Read more about Aperture

What Is Image Stabilization?
Image stabilization (IS) is a family of techniques used to reduce blurring associated with the motion of a camera during exposure. Specifically, it compensates for pan and tilt (angular movement, equivalent to yaw and pitch) of a camera or other imaging device. Image stabilization can help you take handheld shots almost two stops slower than with image stabilization off. For example if you would require a shutterspeed of 1/500s to shoot a particular scene, you should be able to shoot at only 1/125s (4 times slower) with image stabilization. This is very useful when shooting moving subjects in low light conditions by panning and/or when using long focal lengths.

What is a Telephoto Lens?
A telephoto lens is a camera lens designed to enable people to take long focal length pictures using a lens with an actual length which is shorter than the focal length. For example, a 400mm telephoto lens is not in fact 400mm long, unlike a conventional 400mm lens.

A telephoto lens is a lens designed to photograph long distances – an average telephoto lens can be from 70-200mm or 100-300mm, some even go up to 500mm. The advantages are clear when photographing sports or wildlife in which you are unable to get near to your subject.

Often these lenses have a great depth of field and can also be used to capture some amazing portraits.

What is Macro Lens?
Macro photography is close-up photography of usually very small objects. Using a lens specifically designed for close work and with a long barrel for close focusing, called a macro lens. Some manufacturers call it a micro, which might actually be scientifically more accurate, but can be confusing, since it goes against the established convention. These lenses provide consistently high optical quality when taking macrophotographs since they continuously change their optical formula as the lens focuses closer.

What is Wide Angle Lens?
The wide angle lens are used to photograph a wide area. This is mostly preffered by Landscape photographers. Longer lenses magnify the subject more, apparently compressing distance and (when focused on the foreground) blurring the background because of their shallower depth of field. Wider lenses tend to magnify distance between objects while allowing greater depth of field.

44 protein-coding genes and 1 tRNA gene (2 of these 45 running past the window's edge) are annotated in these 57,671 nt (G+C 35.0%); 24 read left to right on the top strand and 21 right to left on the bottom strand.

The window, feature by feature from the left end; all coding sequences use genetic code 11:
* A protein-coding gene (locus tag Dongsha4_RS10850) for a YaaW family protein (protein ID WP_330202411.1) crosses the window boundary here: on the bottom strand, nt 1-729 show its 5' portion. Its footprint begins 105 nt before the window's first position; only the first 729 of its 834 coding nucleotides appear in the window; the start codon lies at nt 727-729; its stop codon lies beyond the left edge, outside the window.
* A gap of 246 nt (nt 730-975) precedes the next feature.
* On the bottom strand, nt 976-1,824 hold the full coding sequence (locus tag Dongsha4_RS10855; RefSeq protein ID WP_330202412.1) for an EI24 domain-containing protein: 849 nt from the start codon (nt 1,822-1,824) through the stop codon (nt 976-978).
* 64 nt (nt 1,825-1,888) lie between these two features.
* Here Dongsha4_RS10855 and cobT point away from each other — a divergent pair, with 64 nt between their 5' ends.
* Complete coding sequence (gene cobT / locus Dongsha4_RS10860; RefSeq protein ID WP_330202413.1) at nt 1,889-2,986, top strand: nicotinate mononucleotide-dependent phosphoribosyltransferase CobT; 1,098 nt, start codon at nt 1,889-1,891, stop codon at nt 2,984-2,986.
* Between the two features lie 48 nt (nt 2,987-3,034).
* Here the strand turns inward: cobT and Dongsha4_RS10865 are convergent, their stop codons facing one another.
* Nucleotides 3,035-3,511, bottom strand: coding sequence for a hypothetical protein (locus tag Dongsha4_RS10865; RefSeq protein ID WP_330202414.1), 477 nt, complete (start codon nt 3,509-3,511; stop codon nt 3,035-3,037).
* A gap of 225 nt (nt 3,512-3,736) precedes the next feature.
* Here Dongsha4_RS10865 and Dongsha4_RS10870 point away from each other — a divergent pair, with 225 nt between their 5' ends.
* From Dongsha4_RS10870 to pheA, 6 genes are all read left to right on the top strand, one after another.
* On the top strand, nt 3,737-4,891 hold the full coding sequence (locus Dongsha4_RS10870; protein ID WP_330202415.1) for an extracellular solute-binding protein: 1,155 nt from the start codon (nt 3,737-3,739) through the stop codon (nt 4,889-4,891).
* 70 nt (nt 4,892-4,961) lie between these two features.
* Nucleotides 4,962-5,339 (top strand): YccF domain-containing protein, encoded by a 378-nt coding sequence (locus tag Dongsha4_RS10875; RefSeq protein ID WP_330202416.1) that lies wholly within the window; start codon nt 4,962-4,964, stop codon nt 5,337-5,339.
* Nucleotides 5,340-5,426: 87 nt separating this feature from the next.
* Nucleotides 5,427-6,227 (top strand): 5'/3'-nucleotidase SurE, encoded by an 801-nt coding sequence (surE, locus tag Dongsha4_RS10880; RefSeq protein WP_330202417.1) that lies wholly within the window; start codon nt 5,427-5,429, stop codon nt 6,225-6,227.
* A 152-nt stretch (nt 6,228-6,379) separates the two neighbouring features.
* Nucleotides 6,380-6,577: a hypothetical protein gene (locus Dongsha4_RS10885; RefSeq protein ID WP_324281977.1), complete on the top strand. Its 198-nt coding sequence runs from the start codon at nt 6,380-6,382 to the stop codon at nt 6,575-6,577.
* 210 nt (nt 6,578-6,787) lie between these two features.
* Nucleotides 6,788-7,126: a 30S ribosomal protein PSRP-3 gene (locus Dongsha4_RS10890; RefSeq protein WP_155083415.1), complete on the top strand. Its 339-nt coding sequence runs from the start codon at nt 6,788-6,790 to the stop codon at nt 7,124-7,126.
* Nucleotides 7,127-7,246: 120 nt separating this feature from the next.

What is Fisheye Lens?
Fisheye lens is a wide-angle lens that takes in an extremely wide, hemispherical image and are often used by photographers shooting broad landscapes to suggest the curve of the Earth and panoramic photography.

What is RAW?
Rather than JPEG you can shoot your images in RAW formatRaw image files are sometimes called digital negatives, as they fulfill the same role as negatives in film photography. RAW offers many advantages over JPEG; it records all the details for exposure, white balance and more. It makes it easier to edit the photo afterwards if you do need to change anything.

What is White Balance?
Adjusting white balance is to get the colors in your images as accurate as possible. Often the auto mode is good enough, but it can commonly get it wrong.

Here are some of the basic White Balance settings you’ll find on cameras:

  • Auto – this is where the camera makes a best guess on a shot by shot basis. You’ll find it works in many situations but it’s worth venturing out of it for trickier lighting.
  • Tungsten – this mode is usually symbolized with a little bulb and is for shooting indoors, especially under tungsten (incandescent) lighting (such as bulb lighting). It generally cools down the colors in photos.
  • Fluorescent – this compensates for the ‘cool’ light of fluorescent light and will warm up your shots.
  • Daylight/Sunny – not all cameras have this setting because it sets things as fairly ‘normal’ white balance settings.
  • Cloudy – this setting generally warms things up a touch more than ‘daylight’ mode.
  • Flash – the flash of a camera can be quite a cool light so in Flash WB mode you’ll find it warms up your shots a touch.
  • Shade – the light in shade is generally cooler (bluer) than shooting in direct sunlight so this mode will warm things up a little.